Charlie Kearns developed an interest in flying early in life. When he isn’t working professionally or actively flying, Kearns enjoys spending time in his private aircraft hangar in Justin, Texas. It’s home to a 1976 Cessna, a model experimental kit plane and a fully restored 1953 U.S. Army Jeep.
Private aircraft hangars protect aircraft from the elements and secure them when not in use. Due to the nature of a hangar’s size and construction, trying to work in air conditioning is more than unrealistic. While opening a hangar’s door(s) is the primary way to ventilate the structure, high winds or other weather events often mean keeping the hangar’s door(s) closed is the obvious choice.
“When outdoor temperatures in Texas exceed 100 degrees, HVLS fans can provide much needed relief by circulating a high volume of what would otherwise be hot, stagnant air.”
And when outdoor temperatures in Texas exceed 100 degrees, HVLS fans can provide much needed relief by circulating a high volume of what would otherwise be hot, stagnant air. Even with a hangar’s door(s) open, HVLS fans will provide an added cooling effect when no natural breeze is apparent.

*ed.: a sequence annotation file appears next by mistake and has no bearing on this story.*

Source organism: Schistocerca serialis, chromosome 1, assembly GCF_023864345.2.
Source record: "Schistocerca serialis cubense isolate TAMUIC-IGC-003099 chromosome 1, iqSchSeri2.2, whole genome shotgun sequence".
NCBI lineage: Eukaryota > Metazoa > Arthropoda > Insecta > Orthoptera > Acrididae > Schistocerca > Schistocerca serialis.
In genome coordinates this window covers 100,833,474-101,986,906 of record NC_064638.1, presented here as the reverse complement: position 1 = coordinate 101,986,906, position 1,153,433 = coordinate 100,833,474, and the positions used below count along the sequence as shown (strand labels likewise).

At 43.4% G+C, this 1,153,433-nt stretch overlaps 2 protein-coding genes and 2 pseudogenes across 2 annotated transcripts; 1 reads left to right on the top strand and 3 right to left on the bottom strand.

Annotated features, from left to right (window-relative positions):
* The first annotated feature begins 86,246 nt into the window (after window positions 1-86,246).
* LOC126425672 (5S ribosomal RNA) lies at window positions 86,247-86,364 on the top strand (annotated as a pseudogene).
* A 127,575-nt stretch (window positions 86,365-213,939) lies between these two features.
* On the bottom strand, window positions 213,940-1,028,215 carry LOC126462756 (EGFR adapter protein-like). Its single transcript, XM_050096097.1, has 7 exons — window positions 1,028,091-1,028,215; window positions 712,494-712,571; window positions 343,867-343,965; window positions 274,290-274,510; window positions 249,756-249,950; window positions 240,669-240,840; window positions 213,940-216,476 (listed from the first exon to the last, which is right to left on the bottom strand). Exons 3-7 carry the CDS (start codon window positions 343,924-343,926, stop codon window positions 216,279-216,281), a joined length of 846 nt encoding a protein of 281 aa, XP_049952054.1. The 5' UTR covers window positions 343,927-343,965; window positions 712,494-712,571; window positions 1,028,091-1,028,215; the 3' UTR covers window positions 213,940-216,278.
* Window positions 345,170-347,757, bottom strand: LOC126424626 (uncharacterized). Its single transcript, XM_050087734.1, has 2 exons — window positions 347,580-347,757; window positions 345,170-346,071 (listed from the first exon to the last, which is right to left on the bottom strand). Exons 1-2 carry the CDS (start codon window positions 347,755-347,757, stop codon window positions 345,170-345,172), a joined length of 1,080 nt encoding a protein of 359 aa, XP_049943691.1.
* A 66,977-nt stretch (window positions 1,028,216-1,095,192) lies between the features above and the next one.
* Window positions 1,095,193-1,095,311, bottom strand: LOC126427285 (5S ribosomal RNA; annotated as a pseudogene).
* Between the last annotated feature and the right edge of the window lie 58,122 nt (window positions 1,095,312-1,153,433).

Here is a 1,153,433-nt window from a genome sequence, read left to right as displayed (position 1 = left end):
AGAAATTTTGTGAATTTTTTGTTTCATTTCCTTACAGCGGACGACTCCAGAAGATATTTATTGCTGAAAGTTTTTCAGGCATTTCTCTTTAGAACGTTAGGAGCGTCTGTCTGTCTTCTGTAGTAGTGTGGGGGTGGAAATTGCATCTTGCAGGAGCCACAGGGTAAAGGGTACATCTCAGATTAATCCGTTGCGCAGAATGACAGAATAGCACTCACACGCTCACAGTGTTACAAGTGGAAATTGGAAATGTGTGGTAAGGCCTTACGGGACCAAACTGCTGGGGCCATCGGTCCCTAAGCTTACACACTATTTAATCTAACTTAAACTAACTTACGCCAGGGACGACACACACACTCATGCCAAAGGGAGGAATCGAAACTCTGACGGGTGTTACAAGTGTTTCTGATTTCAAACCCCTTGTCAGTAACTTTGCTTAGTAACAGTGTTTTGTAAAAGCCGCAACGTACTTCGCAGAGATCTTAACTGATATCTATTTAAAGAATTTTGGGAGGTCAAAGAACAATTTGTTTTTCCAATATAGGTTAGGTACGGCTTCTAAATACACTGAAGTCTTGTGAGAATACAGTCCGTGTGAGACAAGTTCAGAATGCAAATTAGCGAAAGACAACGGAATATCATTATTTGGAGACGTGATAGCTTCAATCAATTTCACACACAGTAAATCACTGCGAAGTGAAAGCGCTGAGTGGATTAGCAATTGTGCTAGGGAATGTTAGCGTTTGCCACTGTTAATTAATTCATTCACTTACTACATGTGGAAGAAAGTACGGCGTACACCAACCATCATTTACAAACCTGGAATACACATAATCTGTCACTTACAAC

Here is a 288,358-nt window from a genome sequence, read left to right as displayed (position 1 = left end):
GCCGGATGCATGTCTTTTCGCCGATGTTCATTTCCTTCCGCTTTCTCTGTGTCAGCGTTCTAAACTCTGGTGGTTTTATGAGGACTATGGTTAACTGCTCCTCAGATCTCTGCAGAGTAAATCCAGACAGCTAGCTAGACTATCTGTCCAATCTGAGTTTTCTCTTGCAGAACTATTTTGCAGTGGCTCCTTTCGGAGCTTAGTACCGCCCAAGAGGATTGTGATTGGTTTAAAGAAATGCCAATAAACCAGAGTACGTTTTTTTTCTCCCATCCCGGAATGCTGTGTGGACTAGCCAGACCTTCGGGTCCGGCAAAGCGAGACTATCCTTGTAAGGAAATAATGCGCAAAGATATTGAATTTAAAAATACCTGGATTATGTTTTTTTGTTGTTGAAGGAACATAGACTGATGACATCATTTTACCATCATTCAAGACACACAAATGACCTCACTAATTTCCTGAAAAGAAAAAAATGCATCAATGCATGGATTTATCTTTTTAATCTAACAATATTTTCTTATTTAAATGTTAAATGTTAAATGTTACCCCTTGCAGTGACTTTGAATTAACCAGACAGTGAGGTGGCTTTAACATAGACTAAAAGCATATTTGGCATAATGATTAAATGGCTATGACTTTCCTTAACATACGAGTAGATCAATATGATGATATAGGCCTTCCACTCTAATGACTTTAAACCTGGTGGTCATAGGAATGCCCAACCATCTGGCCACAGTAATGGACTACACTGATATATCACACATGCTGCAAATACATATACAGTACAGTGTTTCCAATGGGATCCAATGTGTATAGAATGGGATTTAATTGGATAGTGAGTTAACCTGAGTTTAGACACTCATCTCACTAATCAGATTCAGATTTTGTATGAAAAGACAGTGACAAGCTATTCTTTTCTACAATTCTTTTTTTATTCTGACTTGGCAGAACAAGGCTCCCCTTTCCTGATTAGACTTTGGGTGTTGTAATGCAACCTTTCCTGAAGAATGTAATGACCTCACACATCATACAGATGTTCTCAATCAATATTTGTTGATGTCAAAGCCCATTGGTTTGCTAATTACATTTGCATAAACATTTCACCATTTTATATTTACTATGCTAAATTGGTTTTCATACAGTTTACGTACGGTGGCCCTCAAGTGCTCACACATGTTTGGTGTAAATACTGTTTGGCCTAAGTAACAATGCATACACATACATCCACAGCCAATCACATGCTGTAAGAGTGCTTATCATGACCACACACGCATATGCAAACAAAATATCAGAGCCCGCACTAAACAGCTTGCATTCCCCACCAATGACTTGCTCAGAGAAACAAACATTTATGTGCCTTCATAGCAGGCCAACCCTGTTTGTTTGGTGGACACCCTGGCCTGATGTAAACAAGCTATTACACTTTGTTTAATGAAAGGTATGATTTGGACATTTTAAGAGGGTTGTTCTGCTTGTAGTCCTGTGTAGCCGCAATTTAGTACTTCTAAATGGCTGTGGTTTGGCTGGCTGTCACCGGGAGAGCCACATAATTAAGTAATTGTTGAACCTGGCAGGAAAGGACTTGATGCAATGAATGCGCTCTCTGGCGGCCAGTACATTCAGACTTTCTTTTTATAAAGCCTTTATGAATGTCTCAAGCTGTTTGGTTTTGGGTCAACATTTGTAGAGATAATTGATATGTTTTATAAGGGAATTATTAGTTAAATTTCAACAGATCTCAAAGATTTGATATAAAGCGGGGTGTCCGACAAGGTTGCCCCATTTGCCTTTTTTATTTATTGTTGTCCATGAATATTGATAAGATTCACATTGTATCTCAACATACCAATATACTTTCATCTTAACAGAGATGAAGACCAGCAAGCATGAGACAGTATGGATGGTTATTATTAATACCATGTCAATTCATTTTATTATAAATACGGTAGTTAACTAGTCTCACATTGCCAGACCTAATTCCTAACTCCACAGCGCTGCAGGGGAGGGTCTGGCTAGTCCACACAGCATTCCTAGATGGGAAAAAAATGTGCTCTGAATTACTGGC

Kearns decided to rely on Entrematic’s expertise to install two 14-foot diameter C-Class commercial fans. This resulted in powerful and efficient airflow throughout the hangar, keeping occupants cool and comfortable without causing any disruption in lighting or flickering shadows from rotating fan blades.
For his C-Class fans, Kearns said he’s setting them at about ¾ speed (a remote control speed setting of about 6 or 7 out of 10) to get the right amount of air moving in his hangar. “These fans are powerful enough that they’ll literally blow papers off of tables if set too high, so you want to find just the right setting that will provided a good level of comfort without being too noticeable.”